Definite Pronoun Resolution Dataset


This page is a distribution site of data created for intra-sentential definite pronoun resolution experiments. We target pronouns whose resolution requires semantic and world knowledge, rather than those that can be resolved using traditional grammatical and syntactic constraints on coreference such as Binding constraints and agreement on gender and number. A restricted version of this task is sometimes referred to as the Winograd Schema Challenge (Levesque, 2011; Levesque et al., 2012), owing to Terry Winograd's pioneering attempt to use the resolution of such pronouns to illustrate the difficulty of natural language understanding (Winograd, 1972).


(Last updated: Thu Nov 7 11:33:28 2013)

Composed by 30 students from one of my undergraduate classes, the dataset comprises 943 sentence pairs and is divided into a training set and a test set. These sentence pairs cover topics ranging from real events (e.g., Iran's plan to attack the Saudi ambassador to the U.S.) to events/characters in movies (e.g., Batman) and purely imaginary situations, largely reflecting the pop culture as perceived by the American kids born in the early 90s. Each annotated example spans four lines: the first line contains the sentence, the second line contains the target pronoun, the third line contains the two candidate antecedents, and the fourth line contains the correct antecedent. If the target pronoun appears more than once in the sentence, its first occurrence is the one to be resolved.

Please acknowledge your use of this dataset by citing the following paper, which describes a pronoun resolver that significantly outperforms the Stanford resolver and the mention-ranking model (as implemented in the Cherrypicker resolver) on our dataset:

Resolving Complex Cases of Definite Pronouns: The Winograd Schema Challenge.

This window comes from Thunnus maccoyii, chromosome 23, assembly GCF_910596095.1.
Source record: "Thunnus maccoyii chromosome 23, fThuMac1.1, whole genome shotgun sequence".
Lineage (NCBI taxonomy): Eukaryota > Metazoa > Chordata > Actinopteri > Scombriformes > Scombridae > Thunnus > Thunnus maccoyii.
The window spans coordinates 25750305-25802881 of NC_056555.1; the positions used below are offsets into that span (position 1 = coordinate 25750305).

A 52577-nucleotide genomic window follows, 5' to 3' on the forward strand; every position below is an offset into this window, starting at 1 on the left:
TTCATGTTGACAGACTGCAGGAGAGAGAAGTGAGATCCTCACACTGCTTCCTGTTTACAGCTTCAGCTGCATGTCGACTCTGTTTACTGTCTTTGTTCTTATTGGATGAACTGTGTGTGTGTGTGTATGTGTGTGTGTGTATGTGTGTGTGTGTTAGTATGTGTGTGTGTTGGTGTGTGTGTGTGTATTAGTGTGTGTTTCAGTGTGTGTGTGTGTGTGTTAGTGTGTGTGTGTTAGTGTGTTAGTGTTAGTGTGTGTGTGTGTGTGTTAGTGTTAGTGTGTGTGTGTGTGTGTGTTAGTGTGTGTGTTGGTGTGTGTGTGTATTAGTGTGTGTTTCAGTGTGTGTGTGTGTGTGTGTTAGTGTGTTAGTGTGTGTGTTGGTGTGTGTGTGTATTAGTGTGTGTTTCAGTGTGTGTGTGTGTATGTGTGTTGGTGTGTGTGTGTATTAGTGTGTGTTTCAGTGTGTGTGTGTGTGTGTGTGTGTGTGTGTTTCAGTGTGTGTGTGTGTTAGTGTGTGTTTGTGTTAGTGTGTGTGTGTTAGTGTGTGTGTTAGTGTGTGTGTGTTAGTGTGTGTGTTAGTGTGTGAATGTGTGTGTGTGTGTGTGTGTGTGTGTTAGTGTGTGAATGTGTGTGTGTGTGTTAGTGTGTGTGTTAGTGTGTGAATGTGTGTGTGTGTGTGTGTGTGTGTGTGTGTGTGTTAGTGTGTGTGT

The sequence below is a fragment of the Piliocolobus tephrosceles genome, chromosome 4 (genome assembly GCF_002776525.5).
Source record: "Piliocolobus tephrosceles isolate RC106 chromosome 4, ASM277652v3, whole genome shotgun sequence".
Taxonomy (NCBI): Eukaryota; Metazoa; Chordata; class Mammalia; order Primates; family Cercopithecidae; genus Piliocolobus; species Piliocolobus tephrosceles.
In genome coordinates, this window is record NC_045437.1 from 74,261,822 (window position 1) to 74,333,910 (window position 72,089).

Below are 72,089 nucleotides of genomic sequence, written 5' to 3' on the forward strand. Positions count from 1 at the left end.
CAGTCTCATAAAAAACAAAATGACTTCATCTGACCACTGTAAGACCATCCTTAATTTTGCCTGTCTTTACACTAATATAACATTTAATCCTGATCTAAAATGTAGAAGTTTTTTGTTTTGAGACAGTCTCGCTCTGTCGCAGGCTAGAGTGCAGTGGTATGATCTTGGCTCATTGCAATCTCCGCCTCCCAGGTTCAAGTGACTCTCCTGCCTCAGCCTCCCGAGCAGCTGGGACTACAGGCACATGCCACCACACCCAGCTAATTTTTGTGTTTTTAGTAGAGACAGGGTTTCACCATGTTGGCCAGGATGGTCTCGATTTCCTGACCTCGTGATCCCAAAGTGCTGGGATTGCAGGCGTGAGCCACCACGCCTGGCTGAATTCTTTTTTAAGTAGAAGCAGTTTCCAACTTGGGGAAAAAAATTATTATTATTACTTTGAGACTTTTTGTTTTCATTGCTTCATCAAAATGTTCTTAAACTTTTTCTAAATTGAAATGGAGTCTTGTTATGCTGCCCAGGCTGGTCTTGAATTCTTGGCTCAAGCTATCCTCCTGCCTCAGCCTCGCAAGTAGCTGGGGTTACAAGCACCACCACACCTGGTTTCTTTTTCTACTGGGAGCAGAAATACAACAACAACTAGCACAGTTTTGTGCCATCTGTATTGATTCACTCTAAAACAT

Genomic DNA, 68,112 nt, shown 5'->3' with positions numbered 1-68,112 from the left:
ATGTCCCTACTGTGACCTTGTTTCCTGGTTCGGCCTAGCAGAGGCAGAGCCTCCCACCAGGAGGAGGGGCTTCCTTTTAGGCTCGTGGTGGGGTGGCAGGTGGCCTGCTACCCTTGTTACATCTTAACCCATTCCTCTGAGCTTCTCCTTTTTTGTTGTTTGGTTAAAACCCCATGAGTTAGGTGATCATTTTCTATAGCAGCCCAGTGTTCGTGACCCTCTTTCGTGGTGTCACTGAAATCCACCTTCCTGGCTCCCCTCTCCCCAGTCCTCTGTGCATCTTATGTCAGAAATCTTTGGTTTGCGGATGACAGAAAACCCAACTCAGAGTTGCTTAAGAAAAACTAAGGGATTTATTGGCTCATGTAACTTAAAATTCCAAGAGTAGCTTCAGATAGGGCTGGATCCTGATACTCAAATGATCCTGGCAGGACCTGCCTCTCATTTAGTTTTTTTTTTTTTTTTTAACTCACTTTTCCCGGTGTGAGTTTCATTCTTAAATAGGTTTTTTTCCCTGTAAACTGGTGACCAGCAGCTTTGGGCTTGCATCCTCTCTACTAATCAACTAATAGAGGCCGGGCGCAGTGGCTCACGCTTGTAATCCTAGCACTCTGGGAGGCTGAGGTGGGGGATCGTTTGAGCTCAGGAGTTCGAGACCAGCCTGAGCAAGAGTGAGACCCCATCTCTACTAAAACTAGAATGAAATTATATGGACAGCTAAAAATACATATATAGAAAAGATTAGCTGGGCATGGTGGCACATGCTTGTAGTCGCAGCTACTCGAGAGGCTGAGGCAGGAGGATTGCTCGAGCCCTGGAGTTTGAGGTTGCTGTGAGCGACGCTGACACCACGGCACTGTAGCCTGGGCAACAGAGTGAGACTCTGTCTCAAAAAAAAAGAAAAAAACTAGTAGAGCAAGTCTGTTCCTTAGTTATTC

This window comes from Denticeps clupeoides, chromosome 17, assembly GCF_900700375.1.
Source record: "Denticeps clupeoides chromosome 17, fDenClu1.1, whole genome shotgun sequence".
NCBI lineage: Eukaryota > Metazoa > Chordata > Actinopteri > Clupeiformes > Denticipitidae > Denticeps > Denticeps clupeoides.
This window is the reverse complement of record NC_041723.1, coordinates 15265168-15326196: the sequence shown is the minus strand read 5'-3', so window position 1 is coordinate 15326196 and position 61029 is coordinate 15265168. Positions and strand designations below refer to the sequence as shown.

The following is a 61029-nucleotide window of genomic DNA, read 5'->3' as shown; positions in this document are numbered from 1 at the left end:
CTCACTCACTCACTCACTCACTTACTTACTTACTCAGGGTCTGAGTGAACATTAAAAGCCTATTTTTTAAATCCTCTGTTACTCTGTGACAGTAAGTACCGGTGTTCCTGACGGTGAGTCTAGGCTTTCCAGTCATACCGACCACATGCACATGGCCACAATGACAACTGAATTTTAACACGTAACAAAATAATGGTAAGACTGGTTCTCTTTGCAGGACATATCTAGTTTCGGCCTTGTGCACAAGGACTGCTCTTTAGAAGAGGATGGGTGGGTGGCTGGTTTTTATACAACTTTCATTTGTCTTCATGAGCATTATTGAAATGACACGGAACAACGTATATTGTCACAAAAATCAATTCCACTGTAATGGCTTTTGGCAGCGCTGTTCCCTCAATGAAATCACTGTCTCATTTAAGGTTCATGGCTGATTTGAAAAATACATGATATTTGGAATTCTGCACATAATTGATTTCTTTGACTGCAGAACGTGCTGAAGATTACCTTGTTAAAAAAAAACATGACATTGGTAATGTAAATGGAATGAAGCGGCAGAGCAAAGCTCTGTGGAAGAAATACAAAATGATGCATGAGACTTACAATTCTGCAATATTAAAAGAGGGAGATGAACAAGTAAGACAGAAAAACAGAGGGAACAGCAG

Altaf Rahman and Vincent Ng.
Proceedings of the 2012 Joint Conference on Empirical Methods in Natural Language Processing and Computational Natural Language Learning (EMNLP-CoNLL), pp. 777-789, 2012.


To give you an idea of how (incredibly) interesting this resolution task is, here are some sample sentence pairs taken from our dataset. In each sentence, the target pronoun is italized and its antecedent is boldfaced:

The city councilmen refused the demonstrators a permit because they advocated violence. The city councilmen refused the demonstrators a permit because they feared violence.
James asked Robert for a favor, but he refused. James asked Robert for a favor, but he was refused.
Keith fired Blaine but he did not regret. Keith fired Blaine although he is diligent.
Emma did not pass the ball to Janie, although she was open. Emma did not pass the ball to Janie, although she should have.
Medvedev will cede the presidency to Putin because he is more popular. Medvedev will cede the presidency to Putin because he is less popular.


Hector Levesque, The Winograd Schema Challenge, Tenth International Symposium on Logical Formalizations of Commonsense Reasoning (Commonsense-2011).

Hector Levesque, Ernest Davis, and Leora Morgenstern, The Winograd Schema Challenge, Thirteenth International Conference on Knowledge Representation and Reasoning (KR-2012).

Terry Winograd, Understanding Natural Language, Academic Press, 1972.

The creation of this website is based upon work supported in part by National Science Foundation (NSF) Grants IIS-1147644 and IIS-1219142. Any opinions, findings, and conclusions or recommendations expressed above are those of the authors and do not necessarily reflect the views of NSF and should not be interpreted as representing the official policies, either expressed or implied, of any sponsoring institution, the U.S. government or any other entity.

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